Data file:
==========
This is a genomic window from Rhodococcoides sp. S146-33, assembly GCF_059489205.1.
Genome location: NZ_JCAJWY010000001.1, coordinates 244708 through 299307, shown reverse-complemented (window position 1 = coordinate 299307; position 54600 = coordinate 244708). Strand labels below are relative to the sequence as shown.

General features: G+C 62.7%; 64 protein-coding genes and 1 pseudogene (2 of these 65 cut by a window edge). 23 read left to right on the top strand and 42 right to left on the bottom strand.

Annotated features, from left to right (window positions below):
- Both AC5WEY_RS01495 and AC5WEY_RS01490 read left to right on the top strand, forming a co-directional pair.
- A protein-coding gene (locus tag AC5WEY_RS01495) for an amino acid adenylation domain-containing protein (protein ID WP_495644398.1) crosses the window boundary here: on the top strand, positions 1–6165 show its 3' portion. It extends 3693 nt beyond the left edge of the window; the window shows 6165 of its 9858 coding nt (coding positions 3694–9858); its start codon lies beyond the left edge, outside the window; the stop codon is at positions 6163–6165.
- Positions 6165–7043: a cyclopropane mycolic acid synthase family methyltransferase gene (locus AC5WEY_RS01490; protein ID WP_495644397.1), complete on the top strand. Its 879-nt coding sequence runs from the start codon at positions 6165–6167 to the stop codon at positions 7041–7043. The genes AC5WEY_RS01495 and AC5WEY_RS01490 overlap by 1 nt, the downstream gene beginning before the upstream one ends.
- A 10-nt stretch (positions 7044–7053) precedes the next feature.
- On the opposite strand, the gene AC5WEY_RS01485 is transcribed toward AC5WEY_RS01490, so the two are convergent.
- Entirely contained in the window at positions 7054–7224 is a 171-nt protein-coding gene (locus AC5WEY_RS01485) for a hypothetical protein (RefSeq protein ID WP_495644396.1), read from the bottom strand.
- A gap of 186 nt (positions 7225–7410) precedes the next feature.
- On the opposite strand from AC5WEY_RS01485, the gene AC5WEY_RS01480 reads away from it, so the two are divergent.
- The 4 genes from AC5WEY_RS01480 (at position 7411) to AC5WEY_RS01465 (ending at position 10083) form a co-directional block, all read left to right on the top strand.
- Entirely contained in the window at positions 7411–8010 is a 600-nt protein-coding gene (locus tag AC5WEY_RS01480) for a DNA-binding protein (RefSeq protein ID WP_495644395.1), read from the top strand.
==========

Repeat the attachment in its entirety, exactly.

This is a genomic window from Rhodococcoides sp. S146-33, assembly GCF_059489205.1.
Genome location: NZ_JCAJWY010000001.1, coordinates 244708 through 299307, shown reverse-complemented (window position 1 = coordinate 299307; position 54600 = coordinate 244708). Strand labels below are relative to the sequence as shown.

General features: G+C 62.7%; 64 protein-coding genes and 1 pseudogene (2 of these 65 cut by a window edge). 23 read left to right on the top strand and 42 right to left on the bottom strand.

Annotated features, from left to right (window positions below):
- Both AC5WEY_RS01495 and AC5WEY_RS01490 read left to right on the top strand, forming a co-directional pair.
- A protein-coding gene (locus tag AC5WEY_RS01495) for an amino acid adenylation domain-containing protein (protein ID WP_495644398.1) crosses the window boundary here: on the top strand, positions 1–6165 show its 3' portion. It extends 3693 nt beyond the left edge of the window; the window shows 6165 of its 9858 coding nt (coding positions 3694–9858); its start codon lies beyond the left edge, outside the window; the stop codon is at positions 6163–6165.
- Positions 6165–7043: a cyclopropane mycolic acid synthase family methyltransferase gene (locus AC5WEY_RS01490; protein ID WP_495644397.1), complete on the top strand. Its 879-nt coding sequence runs from the start codon at positions 6165–6167 to the stop codon at positions 7041–7043. The genes AC5WEY_RS01495 and AC5WEY_RS01490 overlap by 1 nt, the downstream gene beginning before the upstream one ends.
- A 10-nt stretch (positions 7044–7053) precedes the next feature.
- On the opposite strand, the gene AC5WEY_RS01485 is transcribed toward AC5WEY_RS01490, so the two are convergent.
- Entirely contained in the window at positions 7054–7224 is a 171-nt protein-coding gene (locus AC5WEY_RS01485) for a hypothetical protein (RefSeq protein ID WP_495644396.1), read from the bottom strand.
- A gap of 186 nt (positions 7225–7410) precedes the next feature.
- On the opposite strand from AC5WEY_RS01485, the gene AC5WEY_RS01480 reads away from it, so the two are divergent.
- The 4 genes from AC5WEY_RS01480 (at position 7411) to AC5WEY_RS01465 (ending at position 10083) form a co-directional block, all read left to right on the top strand.
- Entirely contained in the window at positions 7411–8010 is a 600-nt protein-coding gene (locus tag AC5WEY_RS01480) for a DNA-binding protein (RefSeq protein ID WP_495644395.1), read from the top strand.